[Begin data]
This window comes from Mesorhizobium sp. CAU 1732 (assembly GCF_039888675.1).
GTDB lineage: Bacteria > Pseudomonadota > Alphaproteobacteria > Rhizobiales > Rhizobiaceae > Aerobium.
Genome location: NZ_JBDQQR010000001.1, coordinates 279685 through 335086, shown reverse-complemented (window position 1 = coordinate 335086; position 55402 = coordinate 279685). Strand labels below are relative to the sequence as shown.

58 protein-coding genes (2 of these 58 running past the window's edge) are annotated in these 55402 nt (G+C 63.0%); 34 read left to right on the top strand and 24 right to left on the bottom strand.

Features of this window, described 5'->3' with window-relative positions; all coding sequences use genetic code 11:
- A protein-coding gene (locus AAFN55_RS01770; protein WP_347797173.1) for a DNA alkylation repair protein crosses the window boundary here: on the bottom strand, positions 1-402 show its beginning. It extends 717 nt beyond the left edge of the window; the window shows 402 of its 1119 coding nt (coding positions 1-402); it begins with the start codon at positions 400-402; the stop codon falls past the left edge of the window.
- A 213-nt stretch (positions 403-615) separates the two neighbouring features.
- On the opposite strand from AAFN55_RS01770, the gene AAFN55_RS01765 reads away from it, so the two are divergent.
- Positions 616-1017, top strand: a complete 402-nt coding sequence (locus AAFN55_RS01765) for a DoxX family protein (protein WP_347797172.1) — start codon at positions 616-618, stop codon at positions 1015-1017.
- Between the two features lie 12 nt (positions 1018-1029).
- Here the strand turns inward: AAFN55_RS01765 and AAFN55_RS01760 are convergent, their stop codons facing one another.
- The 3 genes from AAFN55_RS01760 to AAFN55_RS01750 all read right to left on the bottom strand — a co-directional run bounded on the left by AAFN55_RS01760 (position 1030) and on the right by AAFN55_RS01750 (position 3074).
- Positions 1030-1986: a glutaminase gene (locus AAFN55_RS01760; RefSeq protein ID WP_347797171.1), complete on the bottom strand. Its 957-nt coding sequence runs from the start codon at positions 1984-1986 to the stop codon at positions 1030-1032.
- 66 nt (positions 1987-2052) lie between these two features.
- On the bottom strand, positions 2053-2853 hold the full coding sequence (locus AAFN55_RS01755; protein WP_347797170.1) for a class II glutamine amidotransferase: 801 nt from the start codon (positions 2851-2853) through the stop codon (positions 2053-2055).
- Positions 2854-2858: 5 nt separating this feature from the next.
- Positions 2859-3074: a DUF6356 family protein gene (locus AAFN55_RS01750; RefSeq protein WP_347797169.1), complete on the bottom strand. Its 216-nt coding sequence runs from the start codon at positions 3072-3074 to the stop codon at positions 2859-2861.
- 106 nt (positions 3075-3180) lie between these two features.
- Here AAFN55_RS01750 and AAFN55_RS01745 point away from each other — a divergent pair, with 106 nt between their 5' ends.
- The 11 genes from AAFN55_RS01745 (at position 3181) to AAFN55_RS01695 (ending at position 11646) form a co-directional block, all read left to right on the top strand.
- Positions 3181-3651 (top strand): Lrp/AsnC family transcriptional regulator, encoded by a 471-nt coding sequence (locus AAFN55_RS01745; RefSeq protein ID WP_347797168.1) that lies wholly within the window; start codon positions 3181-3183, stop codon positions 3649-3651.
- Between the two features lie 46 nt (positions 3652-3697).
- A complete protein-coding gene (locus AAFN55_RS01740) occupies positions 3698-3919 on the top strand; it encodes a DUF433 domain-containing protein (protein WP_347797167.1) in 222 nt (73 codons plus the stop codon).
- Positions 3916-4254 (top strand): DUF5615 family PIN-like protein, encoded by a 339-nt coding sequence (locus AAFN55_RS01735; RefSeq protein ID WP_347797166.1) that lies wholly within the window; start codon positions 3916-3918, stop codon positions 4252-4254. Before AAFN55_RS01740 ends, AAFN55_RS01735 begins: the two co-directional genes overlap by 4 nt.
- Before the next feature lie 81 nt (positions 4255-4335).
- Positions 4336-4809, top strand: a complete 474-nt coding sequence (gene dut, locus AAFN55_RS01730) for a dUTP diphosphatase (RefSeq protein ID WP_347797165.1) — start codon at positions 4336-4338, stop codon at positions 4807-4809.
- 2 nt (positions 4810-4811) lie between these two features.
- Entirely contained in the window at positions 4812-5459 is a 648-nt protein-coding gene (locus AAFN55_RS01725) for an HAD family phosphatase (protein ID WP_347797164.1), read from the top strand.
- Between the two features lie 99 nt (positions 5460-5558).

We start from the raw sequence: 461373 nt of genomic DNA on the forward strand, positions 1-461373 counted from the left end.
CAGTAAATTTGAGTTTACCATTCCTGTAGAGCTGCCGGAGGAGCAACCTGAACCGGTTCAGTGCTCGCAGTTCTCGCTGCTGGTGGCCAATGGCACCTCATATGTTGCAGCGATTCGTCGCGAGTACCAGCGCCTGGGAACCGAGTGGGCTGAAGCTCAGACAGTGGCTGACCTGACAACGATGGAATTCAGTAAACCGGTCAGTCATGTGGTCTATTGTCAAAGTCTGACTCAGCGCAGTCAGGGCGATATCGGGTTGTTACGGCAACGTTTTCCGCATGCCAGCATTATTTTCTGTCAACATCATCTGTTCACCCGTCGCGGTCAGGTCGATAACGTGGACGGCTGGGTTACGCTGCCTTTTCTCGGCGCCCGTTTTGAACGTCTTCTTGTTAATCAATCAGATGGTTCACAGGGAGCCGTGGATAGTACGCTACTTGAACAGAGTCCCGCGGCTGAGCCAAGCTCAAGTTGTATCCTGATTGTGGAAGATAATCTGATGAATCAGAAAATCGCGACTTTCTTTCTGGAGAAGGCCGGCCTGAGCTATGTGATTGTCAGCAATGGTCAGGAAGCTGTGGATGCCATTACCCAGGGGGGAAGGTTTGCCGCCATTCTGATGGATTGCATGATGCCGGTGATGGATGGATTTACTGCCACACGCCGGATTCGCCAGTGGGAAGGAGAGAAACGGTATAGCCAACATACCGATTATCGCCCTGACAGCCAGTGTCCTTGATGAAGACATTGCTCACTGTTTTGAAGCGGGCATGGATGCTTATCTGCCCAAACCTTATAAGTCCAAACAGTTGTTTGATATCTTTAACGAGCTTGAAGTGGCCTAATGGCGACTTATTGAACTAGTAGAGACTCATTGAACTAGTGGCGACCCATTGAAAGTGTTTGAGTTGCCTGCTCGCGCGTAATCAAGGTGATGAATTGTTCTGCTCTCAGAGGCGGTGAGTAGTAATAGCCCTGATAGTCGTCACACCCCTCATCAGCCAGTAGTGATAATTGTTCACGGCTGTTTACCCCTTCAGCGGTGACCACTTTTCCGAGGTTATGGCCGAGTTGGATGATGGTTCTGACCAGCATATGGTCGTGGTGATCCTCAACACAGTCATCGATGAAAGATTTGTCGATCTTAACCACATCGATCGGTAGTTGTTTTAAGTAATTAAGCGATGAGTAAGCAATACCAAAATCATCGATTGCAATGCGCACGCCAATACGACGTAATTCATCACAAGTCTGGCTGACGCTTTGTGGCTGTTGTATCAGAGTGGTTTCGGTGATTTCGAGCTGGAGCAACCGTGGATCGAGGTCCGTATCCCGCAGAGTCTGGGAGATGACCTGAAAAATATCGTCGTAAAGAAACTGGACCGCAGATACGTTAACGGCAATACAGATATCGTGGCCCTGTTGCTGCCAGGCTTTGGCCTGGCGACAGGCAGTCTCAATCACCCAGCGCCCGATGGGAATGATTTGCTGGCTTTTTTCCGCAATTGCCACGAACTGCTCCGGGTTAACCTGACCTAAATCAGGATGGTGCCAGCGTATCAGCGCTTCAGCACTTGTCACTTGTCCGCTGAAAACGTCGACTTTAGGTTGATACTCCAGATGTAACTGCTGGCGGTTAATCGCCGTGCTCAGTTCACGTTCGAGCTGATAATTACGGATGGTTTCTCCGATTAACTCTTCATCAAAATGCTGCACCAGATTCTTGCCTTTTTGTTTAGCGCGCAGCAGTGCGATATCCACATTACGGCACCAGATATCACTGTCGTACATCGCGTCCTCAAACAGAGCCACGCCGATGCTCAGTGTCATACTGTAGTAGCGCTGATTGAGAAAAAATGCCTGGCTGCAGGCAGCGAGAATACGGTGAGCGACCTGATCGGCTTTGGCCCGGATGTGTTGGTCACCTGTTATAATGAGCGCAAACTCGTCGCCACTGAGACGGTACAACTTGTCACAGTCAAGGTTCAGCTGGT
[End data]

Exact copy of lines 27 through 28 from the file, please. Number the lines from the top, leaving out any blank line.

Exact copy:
- 2 nt (positions 4810-4811) lie between these two features.
- Entirely contained in the window at positions 4812-5459 is a 648-nt protein-coding gene (locus AAFN55_RS01725) for an HAD family phosphatase (protein ID WP_347797164.1), read from the top strand.